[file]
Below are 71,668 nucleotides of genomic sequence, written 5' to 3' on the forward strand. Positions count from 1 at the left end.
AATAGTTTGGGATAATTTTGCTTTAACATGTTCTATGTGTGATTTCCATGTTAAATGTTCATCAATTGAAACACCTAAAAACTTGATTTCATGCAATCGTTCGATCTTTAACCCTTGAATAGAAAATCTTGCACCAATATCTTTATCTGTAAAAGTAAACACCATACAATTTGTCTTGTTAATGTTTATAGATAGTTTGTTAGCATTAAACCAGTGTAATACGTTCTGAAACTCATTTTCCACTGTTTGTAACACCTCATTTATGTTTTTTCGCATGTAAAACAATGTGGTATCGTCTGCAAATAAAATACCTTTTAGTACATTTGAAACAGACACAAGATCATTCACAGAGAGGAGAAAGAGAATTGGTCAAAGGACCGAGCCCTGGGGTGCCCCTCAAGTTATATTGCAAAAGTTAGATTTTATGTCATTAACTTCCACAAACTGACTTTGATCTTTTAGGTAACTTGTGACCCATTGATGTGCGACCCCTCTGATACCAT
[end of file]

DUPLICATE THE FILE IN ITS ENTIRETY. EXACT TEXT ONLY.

Below are 71,668 nucleotides of genomic sequence, written 5' to 3' on the forward strand. Positions count from 1 at the left end.
AATAGTTTGGGATAATTTTGCTTTAACATGTTCTATGTGTGATTTCCATGTTAAATGTTCATCAATTGAAACACCTAAAAACTTGATTTCATGCAATCGTTCGATCTTTAACCCTTGAATAGAAAATCTTGCACCAATATCTTTATCTGTAAAAGTAAACACCATACAATTTGTCTTGTTAATGTTTATAGATAGTTTGTTAGCATTAAACCAGTGTAATACGTTCTGAAACTCATTTTCCACTGTTTGTAACACCTCATTTATGTTTTTTCGCATGTAAAACAATGTGGTATCGTCTGCAAATAAAATACCTTTTAGTACATTTGAAACAGACACAAGATCATTCACAGAGAGGAGAAAGAGAATTGGTCAAAGGACCGAGCCCTGGGGTGCCCCTCAAGTTATATTGCAAAAGTTAGATTTTATGTCATTAACTTCCACAAACTGACTTTGATCTTTTAGGTAACTTGTGACCCATTGATGTGCGACCCCTCTGATACCAT